Seccession Event And Causes to the Civil War
General Major Robert Anderson
After the sessession crisis that followed Lincolns election in November 1860, many threats were made to the forts thatwere occupied in the south. Major Robert Anderson leader of the Union forces moved his men from Fort Moultrie to a more secured island, Fort Sumter. The Confederate soon surrounded Fort Sumter, wanting the Union troops out. Considering the fact that Major Robert Anderson and his soldiers were running out of food, fuel, and needed supplies, the Confederacy was hoping that they would leave without a fight. However, Anderson refused to leave, hoping that the supply ship that Lincoln sent would get to the fort. Losing patience Confederate General Beauregard sent a message to Mjor Anderson saying that he would fire in one hour if he did not surrender. Anderson didnt' surrender, and the firing began. Fort Sumter was soon surrounded by all sides, firing left and right, eventually causing the union troops to surrender
The South's secedment from the Union is what caused the first battle of the American Civil War.
Charleston, South Carolina
Battle of Second Bull Run
In August 1862, Union and Confederate soldiers once again met on the same battlefield. The second Battle of Bull run had the highest casualties than any battle fought throughout the Civil War, it was a gruesome battle that cost many lives. In early August, McClellan was ordered to send his troops to Northern Virginia, where they would unite with Pope’s army and create an overwhelming force that could crush Robert E. Lee’s Army of Northern Virginia. Recognizing the danger Lee decided to attack before the two Union troops were able to combine against him. Lee split his forces and ordered General Thomas J. (“Stonewall”) Jackson to march around Pope’s right flank, and Gen. James Longstreet, would stay at Pope’s front. The battle occurred when Jackson attacked a Union column marching along the Warrenton Pike near Gainesville, Virginia. Pope saw the outcome of the first day as a Union victory and believed Jackson was retreating. He then launched an assault on Jackson's troops for the 29th. By the end of the night, Pope still believed the Confederates were in a state of retreat and ordered a massive offensive for the 30th. The next day Pope launched his attack which was immediately defended, and sent the entire left flank of the Union forces back to Bull Run Creek. Because of exhaustion and darkness, the Confederates did not pursue, and although Pope had lost the battle, his army was not totally destroyed.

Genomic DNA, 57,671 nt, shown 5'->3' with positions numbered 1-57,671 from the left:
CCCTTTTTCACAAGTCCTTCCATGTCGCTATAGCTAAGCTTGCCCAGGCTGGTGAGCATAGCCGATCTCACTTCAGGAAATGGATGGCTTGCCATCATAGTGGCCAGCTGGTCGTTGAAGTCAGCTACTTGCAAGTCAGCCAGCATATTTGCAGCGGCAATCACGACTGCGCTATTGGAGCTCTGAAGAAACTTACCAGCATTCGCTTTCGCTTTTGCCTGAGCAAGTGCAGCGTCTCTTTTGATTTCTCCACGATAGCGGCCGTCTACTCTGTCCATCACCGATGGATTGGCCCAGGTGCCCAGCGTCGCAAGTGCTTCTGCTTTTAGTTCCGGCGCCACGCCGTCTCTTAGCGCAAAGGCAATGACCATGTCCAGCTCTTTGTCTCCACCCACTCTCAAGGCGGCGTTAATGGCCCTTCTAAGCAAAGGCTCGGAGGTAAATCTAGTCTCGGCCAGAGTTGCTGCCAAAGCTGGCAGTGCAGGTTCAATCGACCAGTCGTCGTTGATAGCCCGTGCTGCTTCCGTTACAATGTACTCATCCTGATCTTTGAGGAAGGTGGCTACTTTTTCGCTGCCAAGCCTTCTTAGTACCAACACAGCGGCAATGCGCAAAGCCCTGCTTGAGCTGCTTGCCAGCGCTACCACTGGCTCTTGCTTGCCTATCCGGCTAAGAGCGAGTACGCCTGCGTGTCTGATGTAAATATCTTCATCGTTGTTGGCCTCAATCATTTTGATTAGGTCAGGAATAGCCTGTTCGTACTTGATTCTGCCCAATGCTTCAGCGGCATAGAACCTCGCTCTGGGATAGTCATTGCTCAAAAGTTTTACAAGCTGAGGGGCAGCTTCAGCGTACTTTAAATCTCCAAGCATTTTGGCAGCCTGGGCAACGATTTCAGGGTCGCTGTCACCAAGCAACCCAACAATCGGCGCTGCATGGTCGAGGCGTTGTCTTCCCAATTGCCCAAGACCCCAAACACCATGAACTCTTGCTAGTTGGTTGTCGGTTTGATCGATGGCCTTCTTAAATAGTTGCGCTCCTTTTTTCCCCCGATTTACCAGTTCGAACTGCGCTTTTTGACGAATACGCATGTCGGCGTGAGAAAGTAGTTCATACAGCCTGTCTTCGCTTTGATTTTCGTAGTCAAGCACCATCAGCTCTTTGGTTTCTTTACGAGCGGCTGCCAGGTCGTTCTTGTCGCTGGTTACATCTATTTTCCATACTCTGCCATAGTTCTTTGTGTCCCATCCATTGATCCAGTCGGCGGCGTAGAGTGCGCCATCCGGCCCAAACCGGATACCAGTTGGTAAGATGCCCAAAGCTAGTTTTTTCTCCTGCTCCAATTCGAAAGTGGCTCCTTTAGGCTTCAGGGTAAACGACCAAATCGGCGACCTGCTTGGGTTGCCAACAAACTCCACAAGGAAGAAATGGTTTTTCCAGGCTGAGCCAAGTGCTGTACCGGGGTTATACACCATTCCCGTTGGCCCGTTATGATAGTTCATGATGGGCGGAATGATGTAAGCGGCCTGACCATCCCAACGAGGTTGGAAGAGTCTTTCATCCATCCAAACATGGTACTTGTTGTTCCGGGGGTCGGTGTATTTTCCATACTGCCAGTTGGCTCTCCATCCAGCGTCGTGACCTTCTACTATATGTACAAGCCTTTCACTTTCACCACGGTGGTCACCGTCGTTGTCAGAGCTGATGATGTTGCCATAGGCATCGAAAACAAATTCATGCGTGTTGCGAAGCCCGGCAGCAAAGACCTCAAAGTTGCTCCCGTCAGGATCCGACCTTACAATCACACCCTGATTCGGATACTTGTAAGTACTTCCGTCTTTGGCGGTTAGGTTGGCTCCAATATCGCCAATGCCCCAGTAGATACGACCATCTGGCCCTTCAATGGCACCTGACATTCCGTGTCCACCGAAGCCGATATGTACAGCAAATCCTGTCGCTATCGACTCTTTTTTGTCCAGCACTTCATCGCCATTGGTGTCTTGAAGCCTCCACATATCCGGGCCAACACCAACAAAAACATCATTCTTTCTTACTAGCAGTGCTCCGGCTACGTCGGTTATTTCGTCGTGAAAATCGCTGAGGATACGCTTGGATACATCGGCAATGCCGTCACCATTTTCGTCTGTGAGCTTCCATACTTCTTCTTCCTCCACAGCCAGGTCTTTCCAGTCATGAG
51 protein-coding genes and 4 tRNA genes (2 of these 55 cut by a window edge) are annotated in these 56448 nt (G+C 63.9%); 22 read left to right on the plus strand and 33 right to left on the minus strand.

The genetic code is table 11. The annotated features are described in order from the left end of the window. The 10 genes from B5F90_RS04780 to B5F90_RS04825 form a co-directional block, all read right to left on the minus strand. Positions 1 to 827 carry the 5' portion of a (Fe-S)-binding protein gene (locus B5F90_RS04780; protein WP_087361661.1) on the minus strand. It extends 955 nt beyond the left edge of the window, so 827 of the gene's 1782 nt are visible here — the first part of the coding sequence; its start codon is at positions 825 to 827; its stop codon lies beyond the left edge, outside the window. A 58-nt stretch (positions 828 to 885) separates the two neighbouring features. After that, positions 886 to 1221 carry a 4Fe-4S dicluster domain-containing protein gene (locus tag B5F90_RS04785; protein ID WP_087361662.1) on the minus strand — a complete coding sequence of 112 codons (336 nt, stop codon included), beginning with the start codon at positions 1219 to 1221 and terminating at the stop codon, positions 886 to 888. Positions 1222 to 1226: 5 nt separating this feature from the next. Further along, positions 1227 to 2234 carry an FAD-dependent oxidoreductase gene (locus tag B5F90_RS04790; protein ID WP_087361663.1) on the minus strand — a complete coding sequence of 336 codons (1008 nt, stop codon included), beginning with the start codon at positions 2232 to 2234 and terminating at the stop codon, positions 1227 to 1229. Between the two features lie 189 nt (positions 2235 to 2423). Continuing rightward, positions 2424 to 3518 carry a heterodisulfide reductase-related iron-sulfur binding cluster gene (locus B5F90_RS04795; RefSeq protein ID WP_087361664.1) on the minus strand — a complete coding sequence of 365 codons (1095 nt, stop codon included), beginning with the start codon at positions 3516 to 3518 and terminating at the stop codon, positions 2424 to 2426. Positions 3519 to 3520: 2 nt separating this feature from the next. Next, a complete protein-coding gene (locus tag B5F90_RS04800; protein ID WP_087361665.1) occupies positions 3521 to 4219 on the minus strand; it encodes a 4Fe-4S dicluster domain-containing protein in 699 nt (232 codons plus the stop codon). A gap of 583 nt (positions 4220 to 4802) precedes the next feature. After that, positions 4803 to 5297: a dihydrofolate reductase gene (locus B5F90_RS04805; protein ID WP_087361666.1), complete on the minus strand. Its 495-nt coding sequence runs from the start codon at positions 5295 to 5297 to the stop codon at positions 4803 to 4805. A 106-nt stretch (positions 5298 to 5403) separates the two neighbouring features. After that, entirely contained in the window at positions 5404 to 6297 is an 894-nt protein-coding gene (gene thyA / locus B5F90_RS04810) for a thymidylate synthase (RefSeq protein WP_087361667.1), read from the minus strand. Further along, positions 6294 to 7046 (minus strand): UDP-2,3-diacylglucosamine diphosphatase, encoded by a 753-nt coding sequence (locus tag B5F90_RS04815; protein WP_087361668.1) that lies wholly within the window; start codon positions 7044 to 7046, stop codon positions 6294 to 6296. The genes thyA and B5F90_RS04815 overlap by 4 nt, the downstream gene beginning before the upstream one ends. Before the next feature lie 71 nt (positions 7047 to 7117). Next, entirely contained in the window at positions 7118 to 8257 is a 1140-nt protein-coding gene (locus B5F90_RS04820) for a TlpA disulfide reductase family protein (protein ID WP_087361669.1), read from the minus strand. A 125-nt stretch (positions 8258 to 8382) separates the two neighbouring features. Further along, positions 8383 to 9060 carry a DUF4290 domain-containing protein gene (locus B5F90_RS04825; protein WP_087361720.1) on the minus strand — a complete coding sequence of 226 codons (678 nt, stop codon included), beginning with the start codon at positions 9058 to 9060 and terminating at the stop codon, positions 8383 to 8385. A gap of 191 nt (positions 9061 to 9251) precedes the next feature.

The Second Battle of Bull Run gave the Confederate army a chance to march into the north for a battle in northern territory and Soldiers were more experienced than the first Bull Run.
Battle of Chancellorsville
The Battle of Chancellorsville show cases General Robert E. Lee battle skills at their most spectacular. Unhappy with the results from the war President Lincoln keeps changing the Generals, in hope that one will make a difference. Lincoln replaces General Ambrose E. Burnside with General Joseph Hooker. Hooker attacks Lee’s troops in an area called the wilderness, badly outnumbered General Robert E. Lee still advances through with the battle. He splits his army into many pieces and sends Stonewall Jackson and 14,000 men on a wide left hook. Once there Jackson attacks Hooker's army almost destroying it, until he accidentally got shot in the arm by some of his own troop members. This resulted in his arm to be amputated, and caused his death a week later. Fortunately for Hooker he manages to keep his army from destruction and leaves the area. Even though Confederate Army had won the battle, they were considerably weakened. They lost 13,000 of their 60,000 men, and they had also lost one of their best generals due to an accidental shot by his own men.
After the battle of Fredericksburg, Joseph hooker rebuilt his army early May 1863 and launched a campaign against lee. This battle was considered by many historians to be Lee’s greatest victory. At the same time, the South lost one of its greatest strategic minds with the death of Stonewall Jackson.